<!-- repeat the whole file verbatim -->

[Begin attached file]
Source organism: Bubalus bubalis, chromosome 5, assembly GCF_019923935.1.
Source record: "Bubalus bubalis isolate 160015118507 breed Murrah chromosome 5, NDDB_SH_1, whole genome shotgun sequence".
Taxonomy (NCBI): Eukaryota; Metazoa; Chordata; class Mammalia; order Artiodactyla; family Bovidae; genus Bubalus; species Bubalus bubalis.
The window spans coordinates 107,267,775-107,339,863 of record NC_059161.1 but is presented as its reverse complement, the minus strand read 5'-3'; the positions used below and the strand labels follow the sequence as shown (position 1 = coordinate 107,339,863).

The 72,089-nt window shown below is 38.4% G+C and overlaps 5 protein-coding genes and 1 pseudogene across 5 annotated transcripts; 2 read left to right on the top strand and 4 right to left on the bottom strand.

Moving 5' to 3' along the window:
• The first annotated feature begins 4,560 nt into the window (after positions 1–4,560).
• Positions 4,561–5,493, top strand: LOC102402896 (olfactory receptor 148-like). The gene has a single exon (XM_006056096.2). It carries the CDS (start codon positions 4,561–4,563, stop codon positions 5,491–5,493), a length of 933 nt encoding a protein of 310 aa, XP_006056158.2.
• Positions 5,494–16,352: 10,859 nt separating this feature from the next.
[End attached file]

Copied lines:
Source organism: Bubalus bubalis, chromosome 5, assembly GCF_019923935.1.
Source record: "Bubalus bubalis isolate 160015118507 breed Murrah chromosome 5, NDDB_SH_1, whole genome shotgun sequence".
Taxonomy (NCBI): Eukaryota; Metazoa; Chordata; class Mammalia; order Artiodactyla; family Bovidae; genus Bubalus; species Bubalus bubalis.
The window spans coordinates 107,267,775-107,339,863 of record NC_059161.1 but is presented as its reverse complement, the minus strand read 5'-3'; the positions used below and the strand labels follow the sequence as shown (position 1 = coordinate 107,339,863).

The 72,089-nt window shown below is 38.4% G+C and overlaps 5 protein-coding genes and 1 pseudogene across 5 annotated transcripts; 2 read left to right on the top strand and 4 right to left on the bottom strand.

Moving 5' to 3' along the window:
• The first annotated feature begins 4,560 nt into the window (after positions 1–4,560).
• Positions 4,561–5,493, top strand: LOC102402896 (olfactory receptor 148-like). The gene has a single exon (XM_006056096.2). It carries the CDS (start codon positions 4,561–4,563, stop codon positions 5,491–5,493), a length of 933 nt encoding a protein of 310 aa, XP_006056158.2.
• Positions 5,494–16,352: 10,859 nt separating this feature from the next.